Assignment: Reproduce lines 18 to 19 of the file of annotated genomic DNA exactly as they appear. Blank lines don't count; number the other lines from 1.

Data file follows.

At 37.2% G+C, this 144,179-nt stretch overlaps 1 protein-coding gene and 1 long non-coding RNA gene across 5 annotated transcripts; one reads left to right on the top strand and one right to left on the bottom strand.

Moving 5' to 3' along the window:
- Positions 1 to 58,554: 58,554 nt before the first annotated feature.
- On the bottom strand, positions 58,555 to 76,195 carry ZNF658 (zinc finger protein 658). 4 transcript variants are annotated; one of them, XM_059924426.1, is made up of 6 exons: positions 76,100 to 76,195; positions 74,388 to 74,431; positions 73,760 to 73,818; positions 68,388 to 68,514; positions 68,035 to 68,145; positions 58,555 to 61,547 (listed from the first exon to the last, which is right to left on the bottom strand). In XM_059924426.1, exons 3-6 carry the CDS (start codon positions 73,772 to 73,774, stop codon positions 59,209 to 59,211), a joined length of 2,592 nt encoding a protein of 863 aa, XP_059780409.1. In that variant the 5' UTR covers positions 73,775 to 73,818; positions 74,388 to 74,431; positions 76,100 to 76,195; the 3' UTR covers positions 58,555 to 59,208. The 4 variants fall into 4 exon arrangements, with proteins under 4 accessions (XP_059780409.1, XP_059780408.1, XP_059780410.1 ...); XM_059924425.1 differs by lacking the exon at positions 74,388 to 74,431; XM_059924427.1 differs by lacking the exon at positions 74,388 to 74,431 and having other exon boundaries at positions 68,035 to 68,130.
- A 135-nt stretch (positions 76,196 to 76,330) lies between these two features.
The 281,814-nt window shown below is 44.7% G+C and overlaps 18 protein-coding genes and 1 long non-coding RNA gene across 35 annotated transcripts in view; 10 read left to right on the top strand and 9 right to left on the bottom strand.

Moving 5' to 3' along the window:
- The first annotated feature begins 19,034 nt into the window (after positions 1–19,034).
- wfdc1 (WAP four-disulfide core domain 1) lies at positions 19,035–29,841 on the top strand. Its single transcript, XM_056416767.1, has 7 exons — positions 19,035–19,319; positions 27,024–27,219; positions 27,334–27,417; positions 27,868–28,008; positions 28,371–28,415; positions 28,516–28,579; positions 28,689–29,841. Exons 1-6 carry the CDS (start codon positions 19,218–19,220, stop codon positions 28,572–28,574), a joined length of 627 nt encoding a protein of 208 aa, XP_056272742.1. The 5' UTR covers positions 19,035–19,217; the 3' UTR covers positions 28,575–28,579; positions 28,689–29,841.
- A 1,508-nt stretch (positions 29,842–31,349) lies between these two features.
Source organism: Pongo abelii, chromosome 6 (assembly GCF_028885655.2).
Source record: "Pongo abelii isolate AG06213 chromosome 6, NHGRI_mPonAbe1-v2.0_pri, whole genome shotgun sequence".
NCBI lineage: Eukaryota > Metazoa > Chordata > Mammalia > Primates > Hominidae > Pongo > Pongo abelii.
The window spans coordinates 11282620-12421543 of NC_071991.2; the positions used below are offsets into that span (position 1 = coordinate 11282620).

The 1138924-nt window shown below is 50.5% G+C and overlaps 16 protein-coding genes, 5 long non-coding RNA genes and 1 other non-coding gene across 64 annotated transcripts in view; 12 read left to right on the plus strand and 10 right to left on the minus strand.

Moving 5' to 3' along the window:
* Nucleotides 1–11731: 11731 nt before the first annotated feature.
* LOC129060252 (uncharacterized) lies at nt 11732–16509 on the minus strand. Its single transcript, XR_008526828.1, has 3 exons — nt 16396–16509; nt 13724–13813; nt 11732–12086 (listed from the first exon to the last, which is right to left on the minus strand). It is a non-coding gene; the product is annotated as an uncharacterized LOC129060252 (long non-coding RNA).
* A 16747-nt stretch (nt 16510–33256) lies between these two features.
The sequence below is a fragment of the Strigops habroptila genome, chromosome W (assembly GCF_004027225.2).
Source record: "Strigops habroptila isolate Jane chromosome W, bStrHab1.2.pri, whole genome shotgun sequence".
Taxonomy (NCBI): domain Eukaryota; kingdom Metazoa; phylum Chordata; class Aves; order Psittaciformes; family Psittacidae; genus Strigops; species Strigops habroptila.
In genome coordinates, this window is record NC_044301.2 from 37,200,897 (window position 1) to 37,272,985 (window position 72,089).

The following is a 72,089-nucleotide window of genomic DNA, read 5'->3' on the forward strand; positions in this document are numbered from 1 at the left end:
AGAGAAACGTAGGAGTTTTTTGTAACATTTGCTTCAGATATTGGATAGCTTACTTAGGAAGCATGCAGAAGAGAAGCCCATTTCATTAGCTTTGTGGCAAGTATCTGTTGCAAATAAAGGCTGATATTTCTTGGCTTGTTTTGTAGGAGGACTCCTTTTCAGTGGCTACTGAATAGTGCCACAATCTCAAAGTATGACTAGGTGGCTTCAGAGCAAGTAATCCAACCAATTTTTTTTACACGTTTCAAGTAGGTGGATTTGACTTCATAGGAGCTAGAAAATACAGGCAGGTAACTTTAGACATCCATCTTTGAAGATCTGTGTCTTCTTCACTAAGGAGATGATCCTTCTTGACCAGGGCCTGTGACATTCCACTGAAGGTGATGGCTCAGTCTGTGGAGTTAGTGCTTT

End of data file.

* LOC129060252 (uncharacterized) lies at nt 11732–16509 on the minus strand. Its single transcript, XR_008526828.1, has 3 exons — nt 16396–16509; nt 13724–13813; nt 11732–12086 (listed from the first exon to the last, which is right to left on the minus strand). It is a non-coding gene; the product is annotated as an uncharacterized LOC129060252 (long non-coding RNA).
* A 16747-nt stretch (nt 16510–33256) lies between these two features.